The labour (without delivery) ward

Labour without delivery ward
Having visitors to the hospital was amazing. The phone calls from family and friends, the messages too. They kept me sane!
My mum and dad and Day’s mum visited a couple of times. It was so exciting when you got a visitor or two! Especially when there you knew there was almost nobody that would be able to ‘drop by’ on their way in from work. It made the trips by boat or plane that people made even more special! 
On a couple of occasions I was able to venture out with them for lunch, but to be honest I usually put them off because I was so scared. Too scared to leave the safety of the hospital for fear of what may happen to the baby. Usually the hospital cafe was as far as I felt comfortable going. This was after my first venture out with Day. We went to the cinema and to Nando’s for lunch. They weren’t far and I was sitting for the most part. While I was out I knew I was leaking/bleeding and it terrified me. I just wanted to click my fingers and be back at the hospital! So, the hospital cafe it was. 
My incredible friends and family came to visit me. Day came over every single weekend. As awful as it was for me being stuck in hospital, Day had to keep everything running at home and as normal as possible for Alfie. I honestly don’t know how he did it! I’d have been a nightmare. So Stressed and worried I don’t know how I would have coped! He never showed it to me and kept me calm when I would ring him in floods of tears telling him I wanted to come home. My absolute rock. 
The thing was, I felt completely fine, it was the little person inside of the that wasn’t and that was worse, because if you feel ill yourself you know when to stop or slow down. So instead, I was just terrified of everything. I was aware that the situation of Pprom could make me sick at any point too, as the risk of developing infection was high. My bloods were done every Monday and Thursday to check my crp levels and were repeated if doctors had any concerns. 
I had received the first dose of steroids on Monday night and the second in the Tuesday morning. This meant I was awake throughout the night testing my blood sugar!
 On Tuesday I was allowed out for a couple of hours with Day’s mum. We went for lunch in Liverpool and the day passed pretty quickly. It always did when spent with a friendly face. Overnight on Tuesday, they weren’t happy with the short term variability of the baby’s heart rate. This meant I had been up at midnight, 3am and 6am for repeat monitoring. The midwives weren’t overly concerned but the doctors had asked for them to be repeated. It meant for a long, long night of ‘criteria not met.’ By the time one monitoring session was finished, another one was due to start. You know it’s not the case, but sometimes you can’t help but wonder if the midwives who are in overnight forget that it is nightime! It’s a question that furiously shot across my mind many times. They were keeping an eye on baby which was amazing, I’m just THE grumpiest person (aside from Day) if I don’t get enough sleep.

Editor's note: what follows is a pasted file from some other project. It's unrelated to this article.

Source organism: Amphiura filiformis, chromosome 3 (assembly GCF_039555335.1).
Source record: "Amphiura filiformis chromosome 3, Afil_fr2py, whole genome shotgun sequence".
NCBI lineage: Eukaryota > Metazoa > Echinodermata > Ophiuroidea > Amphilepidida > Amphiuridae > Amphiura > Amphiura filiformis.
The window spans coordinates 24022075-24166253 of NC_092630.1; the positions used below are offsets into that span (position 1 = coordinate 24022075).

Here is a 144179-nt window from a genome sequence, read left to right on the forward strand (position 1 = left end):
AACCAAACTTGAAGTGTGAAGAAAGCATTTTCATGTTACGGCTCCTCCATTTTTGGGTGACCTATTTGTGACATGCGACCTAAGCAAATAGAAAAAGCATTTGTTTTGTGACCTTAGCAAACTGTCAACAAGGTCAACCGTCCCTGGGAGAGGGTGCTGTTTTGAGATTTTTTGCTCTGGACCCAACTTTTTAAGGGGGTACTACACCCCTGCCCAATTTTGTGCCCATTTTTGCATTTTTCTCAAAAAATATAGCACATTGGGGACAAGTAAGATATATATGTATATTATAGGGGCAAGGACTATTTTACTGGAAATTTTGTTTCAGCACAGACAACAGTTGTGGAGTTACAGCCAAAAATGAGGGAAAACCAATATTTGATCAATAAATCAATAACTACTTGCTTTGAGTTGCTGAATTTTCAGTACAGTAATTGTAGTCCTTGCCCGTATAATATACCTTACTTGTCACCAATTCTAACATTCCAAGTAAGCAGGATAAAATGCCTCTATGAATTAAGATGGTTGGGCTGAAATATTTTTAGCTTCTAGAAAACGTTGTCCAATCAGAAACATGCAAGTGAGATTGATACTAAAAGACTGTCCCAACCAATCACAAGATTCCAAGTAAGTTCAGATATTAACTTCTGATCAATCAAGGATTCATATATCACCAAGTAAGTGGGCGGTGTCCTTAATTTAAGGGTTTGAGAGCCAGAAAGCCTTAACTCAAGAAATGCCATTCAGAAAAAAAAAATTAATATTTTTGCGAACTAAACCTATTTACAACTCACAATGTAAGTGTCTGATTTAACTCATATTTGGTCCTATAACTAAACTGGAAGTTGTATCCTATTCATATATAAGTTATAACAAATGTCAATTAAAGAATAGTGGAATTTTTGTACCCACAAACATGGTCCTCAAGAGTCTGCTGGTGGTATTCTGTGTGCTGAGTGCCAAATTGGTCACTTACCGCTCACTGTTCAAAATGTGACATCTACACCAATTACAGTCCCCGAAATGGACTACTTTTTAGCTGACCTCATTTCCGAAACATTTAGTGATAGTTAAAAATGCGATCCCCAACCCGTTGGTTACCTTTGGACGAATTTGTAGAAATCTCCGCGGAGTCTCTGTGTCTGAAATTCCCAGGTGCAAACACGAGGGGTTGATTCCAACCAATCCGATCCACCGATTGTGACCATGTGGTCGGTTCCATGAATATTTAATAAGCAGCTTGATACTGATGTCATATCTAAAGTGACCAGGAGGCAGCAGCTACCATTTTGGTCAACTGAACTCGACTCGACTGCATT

The tracings improved slightly by the morning. 
But by Wednesday I was absolutely exhausted. Even though I spent my day in a room with a bed, and I did rest throughout the day, I couldn’t wait for night to come so I could settle down properly. 
On their rounds the doctors said they weren’t sure but they thought the steroids may have made baby ‘sluggish’ so I would be monitored at intervals throughout the day. I was hopeful that things would pick up so I was able to stay quite calm. Things had improved and would continue to, wouldn’t they? 
A short sharp NO would be the answer to that. Baby was not happy. I was monitored continuously from 10pm to 2am on the maternity base. Nothing was getting any worse, but there wasn’t any signs of improvement either. It was decided at 2.15 am that I was off to labour and delivery. We were to be monitored there, if things started to deteriorate, baby would be delivered. Here they have the screens with all the monitoring on at the main desk and in the doctors office, so there is always someone there keeping an eye on the tracings. 
Now I was scared. I was 26 weeks pregnant and they were talking about deliveries and emergency c sections. In a hospital, alone, and having to put full faith in the medical staff.
There was some discussion about at what point they would deliver, because baby was so young still and because of this, what level was acceptable. And no decision was made really. Unless things deteriorated baby would stay inside.